While some believe that Valentine’s Day is celebrated in the middle of February to commemorate the anniversary of Valentine’s death or burial–which probably occurred around A.D. 270–others claim that the Christian church may have decided to place St. Valentine’s feast day in the middle of February in an effort to “Christianize” the pagan celebration of Lupercalia. Celebrated at the ides of February, or February 15, Lupercalia was a fertility festival dedicated to Faunus, the Roman god of agriculture, as well as to the Roman founders Romulus and Remus.

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Valentines Day Gifts and Gift Ideas

To begin the festival, members of the Luperci, an order of Roman priests, would gather at a sacred cave where the infants Romulus and Remus, the founders of Rome, were believed to have been cared for by a she-wolf or lupa. The priests would sacrifice a goat, for fertility, and a dog, for purification. They would then strip the goat’s hide into strips, dip them into the sacrificial blood and take to the streets, gently slapping both women and crop fields with the goat hide. Far from being fearful, Roman women welcomed the touch of the hides because it was believed to make them more fertile in the coming year. Later in the day, according to legend, all the young women in the city would place their names in a big urn. The city’s bachelors would each choose a name and become paired for the year with his chosen woman. These matches often ended in marriage.
Lupercalia survived the initial rise of Christianity and but was outlawed—as it was deemed “un-Christian”–at the end of the 5th century, when Pope Gelasius declared February 14 St. Valentine’s Day. It was not until much later, however, that the day became definitively associated with love. During the Middle Ages, it was commonly believed in France and England that February 14 was the beginning of birds’ mating season, which added to the idea that the middle of Valentine’s Day should be a day for romance.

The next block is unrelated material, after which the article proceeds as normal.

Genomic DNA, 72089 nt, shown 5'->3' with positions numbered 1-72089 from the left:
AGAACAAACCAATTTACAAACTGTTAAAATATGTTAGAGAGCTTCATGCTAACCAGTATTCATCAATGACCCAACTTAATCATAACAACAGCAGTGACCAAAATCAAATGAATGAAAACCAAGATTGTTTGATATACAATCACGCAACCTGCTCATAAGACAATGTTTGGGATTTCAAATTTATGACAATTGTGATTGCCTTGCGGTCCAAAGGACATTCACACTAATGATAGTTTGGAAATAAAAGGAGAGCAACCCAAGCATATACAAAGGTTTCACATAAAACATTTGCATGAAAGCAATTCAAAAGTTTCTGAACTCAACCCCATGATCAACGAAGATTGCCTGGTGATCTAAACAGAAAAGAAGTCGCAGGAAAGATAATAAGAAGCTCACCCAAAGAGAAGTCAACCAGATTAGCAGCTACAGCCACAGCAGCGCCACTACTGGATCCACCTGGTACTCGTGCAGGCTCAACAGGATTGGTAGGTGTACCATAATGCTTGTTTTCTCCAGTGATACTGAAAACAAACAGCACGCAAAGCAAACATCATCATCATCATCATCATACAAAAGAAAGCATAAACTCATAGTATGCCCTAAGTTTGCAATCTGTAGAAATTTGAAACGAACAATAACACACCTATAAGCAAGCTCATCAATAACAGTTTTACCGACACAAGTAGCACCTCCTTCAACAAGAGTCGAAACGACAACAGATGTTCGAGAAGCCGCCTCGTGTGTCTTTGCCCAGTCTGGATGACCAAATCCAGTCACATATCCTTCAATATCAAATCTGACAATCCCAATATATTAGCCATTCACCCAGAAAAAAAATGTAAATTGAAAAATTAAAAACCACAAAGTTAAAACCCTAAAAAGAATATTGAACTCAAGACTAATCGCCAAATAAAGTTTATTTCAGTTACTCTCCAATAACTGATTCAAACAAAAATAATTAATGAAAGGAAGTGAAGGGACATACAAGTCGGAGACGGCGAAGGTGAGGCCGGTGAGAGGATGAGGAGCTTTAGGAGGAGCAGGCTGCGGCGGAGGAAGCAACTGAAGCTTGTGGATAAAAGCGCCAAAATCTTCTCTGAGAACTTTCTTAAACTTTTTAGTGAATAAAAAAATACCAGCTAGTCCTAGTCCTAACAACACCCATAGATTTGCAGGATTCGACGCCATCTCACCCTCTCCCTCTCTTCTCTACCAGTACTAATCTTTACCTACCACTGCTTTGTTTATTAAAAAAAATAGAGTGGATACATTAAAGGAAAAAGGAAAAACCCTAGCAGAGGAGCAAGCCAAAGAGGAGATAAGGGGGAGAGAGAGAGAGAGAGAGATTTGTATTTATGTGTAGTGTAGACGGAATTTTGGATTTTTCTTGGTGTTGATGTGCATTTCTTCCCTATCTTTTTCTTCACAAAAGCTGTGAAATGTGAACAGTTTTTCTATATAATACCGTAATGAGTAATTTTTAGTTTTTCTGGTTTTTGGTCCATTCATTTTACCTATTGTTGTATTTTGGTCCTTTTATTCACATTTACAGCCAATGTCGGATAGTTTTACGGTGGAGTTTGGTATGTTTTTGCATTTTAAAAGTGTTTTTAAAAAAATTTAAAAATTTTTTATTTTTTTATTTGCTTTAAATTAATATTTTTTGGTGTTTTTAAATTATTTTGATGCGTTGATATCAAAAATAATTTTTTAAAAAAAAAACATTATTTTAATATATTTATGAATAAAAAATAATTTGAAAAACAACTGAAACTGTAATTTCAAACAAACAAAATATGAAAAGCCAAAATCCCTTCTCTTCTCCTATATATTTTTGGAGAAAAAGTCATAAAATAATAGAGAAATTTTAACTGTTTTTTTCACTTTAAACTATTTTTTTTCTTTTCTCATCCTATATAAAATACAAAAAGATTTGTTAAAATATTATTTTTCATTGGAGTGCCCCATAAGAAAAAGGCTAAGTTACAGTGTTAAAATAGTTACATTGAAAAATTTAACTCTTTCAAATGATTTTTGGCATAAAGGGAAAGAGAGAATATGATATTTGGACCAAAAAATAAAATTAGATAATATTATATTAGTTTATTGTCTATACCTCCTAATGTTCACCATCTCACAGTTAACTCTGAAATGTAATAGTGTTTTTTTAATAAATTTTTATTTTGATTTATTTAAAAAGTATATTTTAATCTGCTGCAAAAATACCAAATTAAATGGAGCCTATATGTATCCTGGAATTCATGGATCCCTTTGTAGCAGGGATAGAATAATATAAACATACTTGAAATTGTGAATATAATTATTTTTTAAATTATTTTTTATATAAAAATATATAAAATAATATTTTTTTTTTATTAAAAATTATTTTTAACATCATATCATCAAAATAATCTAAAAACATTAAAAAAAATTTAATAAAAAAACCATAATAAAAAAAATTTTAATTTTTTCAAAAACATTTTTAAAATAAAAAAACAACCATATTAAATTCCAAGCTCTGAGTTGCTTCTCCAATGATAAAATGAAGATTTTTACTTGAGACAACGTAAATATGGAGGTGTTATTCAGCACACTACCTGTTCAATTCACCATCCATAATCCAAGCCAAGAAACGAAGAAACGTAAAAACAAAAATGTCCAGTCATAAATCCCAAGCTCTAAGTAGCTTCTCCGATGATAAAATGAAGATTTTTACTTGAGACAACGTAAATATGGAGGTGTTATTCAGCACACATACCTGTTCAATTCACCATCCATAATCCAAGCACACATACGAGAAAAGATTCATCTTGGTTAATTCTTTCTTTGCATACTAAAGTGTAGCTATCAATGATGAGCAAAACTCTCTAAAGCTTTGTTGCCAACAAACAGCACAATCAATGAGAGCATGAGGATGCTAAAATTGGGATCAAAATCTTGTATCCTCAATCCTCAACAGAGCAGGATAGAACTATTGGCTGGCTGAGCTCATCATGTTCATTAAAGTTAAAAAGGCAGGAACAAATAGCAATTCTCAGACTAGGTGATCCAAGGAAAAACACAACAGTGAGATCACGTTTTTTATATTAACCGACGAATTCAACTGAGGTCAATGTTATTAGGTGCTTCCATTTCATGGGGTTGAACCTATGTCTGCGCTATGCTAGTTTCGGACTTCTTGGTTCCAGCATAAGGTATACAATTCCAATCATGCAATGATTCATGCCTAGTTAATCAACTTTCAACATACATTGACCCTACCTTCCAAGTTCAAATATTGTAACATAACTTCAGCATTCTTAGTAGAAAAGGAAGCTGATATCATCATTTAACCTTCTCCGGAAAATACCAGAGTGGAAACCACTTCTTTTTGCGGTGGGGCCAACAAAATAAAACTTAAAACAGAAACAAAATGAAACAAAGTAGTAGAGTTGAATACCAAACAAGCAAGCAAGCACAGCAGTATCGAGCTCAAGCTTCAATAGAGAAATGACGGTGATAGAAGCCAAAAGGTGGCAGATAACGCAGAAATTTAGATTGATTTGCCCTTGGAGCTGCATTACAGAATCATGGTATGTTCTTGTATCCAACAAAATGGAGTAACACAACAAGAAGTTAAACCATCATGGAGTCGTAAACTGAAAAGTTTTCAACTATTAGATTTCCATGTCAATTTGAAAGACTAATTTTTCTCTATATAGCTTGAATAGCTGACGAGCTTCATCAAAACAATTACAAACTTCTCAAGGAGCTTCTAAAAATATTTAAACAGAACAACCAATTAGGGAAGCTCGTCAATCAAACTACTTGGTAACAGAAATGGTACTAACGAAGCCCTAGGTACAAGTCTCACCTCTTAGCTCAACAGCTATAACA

Valentine greetings were popular as far back as the Middle Ages, though written Valentine’s didn’t begin to appear until after 1400. The oldest known valentine still in existence today was a poem written in 1415 by Charles, Duke of Orleans, to his wife while he was imprisoned in the Tower of London following his capture at the Battle of Agincourt. (The greeting is now part of the manuscript collection of the British Library in London, England.) Several years later, it is believed that King Henry V hired a writer named John Lydgate to compose a valentine note to Catherine of Valois.
In addition to the United States, Valentine’s Day is celebrated in Canada, Mexico, the United Kingdom, France and Australia. In Great Britain, Valentine’s Day began to be popularly celebrated around the 17th century. By the middle of the 18th, it was common for friends and lovers of all social classes to exchange small tokens of affection or handwritten notes, and by 1900 printed cards began to replace written letters due to improvements in printing technology. Ready-made cards were an easy way for people to express their emotions in a time when direct expression of one’s feelings was discouraged. Cheaper postage rates also contributed to an increase in the popularity of sending Valentine’s Day greetings.